By Meghan Savona, First Flight High School Intern
With the possibility of harnessing energy from our oceans becoming an increasingly feasible idea, it’s important to look at how alternative energy development may affect other marine life and impact open ocean ecosystems. The North Carolina Renewable Ocean Energy Program (NCROEP) has identified the Gulf Stream as an important potential energy resource for the state of North Carolina and is researching ideal locations for energy development. In addition, NCROEP researchers are studying the potential impacts of energy development on offshore pelagic ecosystems.
In North Carolina, the Gulf Stream is being studied off the coast of Cape Hatteras with the goal of acquiring baseline information about its ecology and protected species and habitats. These factors will provide insight into synergies and negative impacts that could possibly arise when alternative energy is harnessed. Previous research done by NCROEP has identified species native to coastal North Carolina that could possibly be at risk with negatively interacting with marine hydrokinetic (MHK) energy installations.
Dr. Lindsay Dubbs with UNC CSI is researching how certain marine organisms, including phytoplankton and two species of Sargassum, could be affected by MHK energy installations. Serving as the basis of the pelagic food web in the Gulf Stream, phytoplankton and Sargassum are vital parts of a healthy pelagic ecosystem. Beyond providing habitat for many types of marine life, Sargassum and its associated community also provide nutrients capable of increasing planktonic productivity in the Gulf Stream.
“The overall goal of the project is to harness energy from the Gulf Stream. We’re looking at the ecology, including what lives there and important processes and we’re focusing on the Sargassum community,” Dr. Dubbs explained. “If they were to put in these energy installations, we’re exploring how they would affect communities that live there.”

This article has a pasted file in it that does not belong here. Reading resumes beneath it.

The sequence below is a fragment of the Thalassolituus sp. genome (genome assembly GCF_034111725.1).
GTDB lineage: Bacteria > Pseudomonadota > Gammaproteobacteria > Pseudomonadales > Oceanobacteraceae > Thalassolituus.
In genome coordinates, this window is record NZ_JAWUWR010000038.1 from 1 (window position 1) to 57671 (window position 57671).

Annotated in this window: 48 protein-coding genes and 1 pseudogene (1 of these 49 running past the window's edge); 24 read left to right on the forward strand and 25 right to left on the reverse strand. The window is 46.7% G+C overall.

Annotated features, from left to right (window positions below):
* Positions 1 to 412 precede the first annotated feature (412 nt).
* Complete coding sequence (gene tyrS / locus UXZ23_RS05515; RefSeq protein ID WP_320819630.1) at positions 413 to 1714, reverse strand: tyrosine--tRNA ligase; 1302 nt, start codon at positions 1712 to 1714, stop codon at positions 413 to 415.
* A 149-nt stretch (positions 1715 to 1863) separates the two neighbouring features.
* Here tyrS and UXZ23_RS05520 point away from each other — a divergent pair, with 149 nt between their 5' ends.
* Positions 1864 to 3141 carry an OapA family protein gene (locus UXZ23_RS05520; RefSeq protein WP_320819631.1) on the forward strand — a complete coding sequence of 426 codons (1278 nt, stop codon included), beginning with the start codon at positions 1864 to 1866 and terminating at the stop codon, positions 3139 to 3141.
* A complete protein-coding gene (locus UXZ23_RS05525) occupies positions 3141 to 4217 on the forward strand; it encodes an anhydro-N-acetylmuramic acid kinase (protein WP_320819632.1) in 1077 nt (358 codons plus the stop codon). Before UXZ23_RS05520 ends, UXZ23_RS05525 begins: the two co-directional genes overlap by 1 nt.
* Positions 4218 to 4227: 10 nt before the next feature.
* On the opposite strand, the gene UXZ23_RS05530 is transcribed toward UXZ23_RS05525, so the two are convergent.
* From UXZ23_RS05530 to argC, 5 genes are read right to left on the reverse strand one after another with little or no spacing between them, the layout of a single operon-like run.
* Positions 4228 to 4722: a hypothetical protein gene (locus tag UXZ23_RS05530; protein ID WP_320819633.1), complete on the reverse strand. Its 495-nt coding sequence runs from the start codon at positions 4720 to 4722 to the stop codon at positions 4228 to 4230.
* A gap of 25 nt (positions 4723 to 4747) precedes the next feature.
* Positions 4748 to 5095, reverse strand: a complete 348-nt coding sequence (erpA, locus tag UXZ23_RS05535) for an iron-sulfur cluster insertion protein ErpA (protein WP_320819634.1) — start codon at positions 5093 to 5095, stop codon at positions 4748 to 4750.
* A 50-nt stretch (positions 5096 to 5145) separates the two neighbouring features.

Expanding upon research previously conducted in other parts of the Gulf Stream, Dr. Dubbs will collaborate with a team of experts to assess the ecology and environment specifically of the Gulf Stream off the coast of Cape Hatteras. Experiments are being conducted with Sargassum and Gulf Stream water to determine changes in phytoplankton and Sargassum productivity and many other factors that may be influenced by the presence of possible Gulf Stream turbines.
Changes in productivity and nutrient cycling with key producers such as Sargassum and phytoplankton have implications for higher trophic levels of the ocean while shifts in community composition to toxin-producing phytoplankton have the potential to negatively impact human health. By continuing to research how alternative energy resources can influence the dynamics of primary producers, the research will provide information on how alternative energy in the Gulf Stream may impact the inhabitants and ecosystems of these open ocean ecosystems.
“We’re focused on what’s out there and what harnessing energy from the Gulf Stream might affect,” Dr. Dubbs said.